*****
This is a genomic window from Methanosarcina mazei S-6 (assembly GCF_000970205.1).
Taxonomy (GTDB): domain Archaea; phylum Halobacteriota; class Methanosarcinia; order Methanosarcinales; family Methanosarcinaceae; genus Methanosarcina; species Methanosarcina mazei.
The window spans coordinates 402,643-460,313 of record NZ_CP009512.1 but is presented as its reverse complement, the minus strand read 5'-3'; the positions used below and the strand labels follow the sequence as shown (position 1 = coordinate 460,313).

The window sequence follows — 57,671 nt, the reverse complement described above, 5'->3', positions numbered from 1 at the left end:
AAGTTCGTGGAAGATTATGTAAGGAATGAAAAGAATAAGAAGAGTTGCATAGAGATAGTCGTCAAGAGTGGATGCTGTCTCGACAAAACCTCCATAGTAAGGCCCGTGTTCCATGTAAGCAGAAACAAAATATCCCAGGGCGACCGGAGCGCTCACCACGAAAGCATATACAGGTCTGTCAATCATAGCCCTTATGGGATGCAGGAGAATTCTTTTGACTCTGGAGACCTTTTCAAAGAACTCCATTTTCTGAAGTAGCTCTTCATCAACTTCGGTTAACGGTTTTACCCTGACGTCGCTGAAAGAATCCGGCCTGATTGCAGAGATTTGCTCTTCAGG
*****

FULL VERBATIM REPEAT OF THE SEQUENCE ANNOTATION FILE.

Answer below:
This is a genomic window from Methanosarcina mazei S-6 (assembly GCF_000970205.1).
Taxonomy (GTDB): domain Archaea; phylum Halobacteriota; class Methanosarcinia; order Methanosarcinales; family Methanosarcinaceae; genus Methanosarcina; species Methanosarcina mazei.
The window spans coordinates 402,643-460,313 of record NZ_CP009512.1 but is presented as its reverse complement, the minus strand read 5'-3'; the positions used below and the strand labels follow the sequence as shown (position 1 = coordinate 460,313).

The window sequence follows — 57,671 nt, the reverse complement described above, 5'->3', positions numbered from 1 at the left end:
AAGTTCGTGGAAGATTATGTAAGGAATGAAAAGAATAAGAAGAGTTGCATAGAGATAGTCGTCAAGAGTGGATGCTGTCTCGACAAAACCTCCATAGTAAGGCCCGTGTTCCATGTAAGCAGAAACAAAATATCCCAGGGCGACCGGAGCGCTCACCACGAAAGCATATACAGGTCTGTCAATCATAGCCCTTATGGGATGCAGGAGAATTCTTTTGACTCTGGAGACCTTTTCAAAGAACTCCATTTTCTGAAGTAGCTCTTCATCAACTTCGGTTAACGGTTTTACCCTGACGTCGCTGAAAGAATCCGGCCTGATTGCAGAGATTTGCTCTTCAGG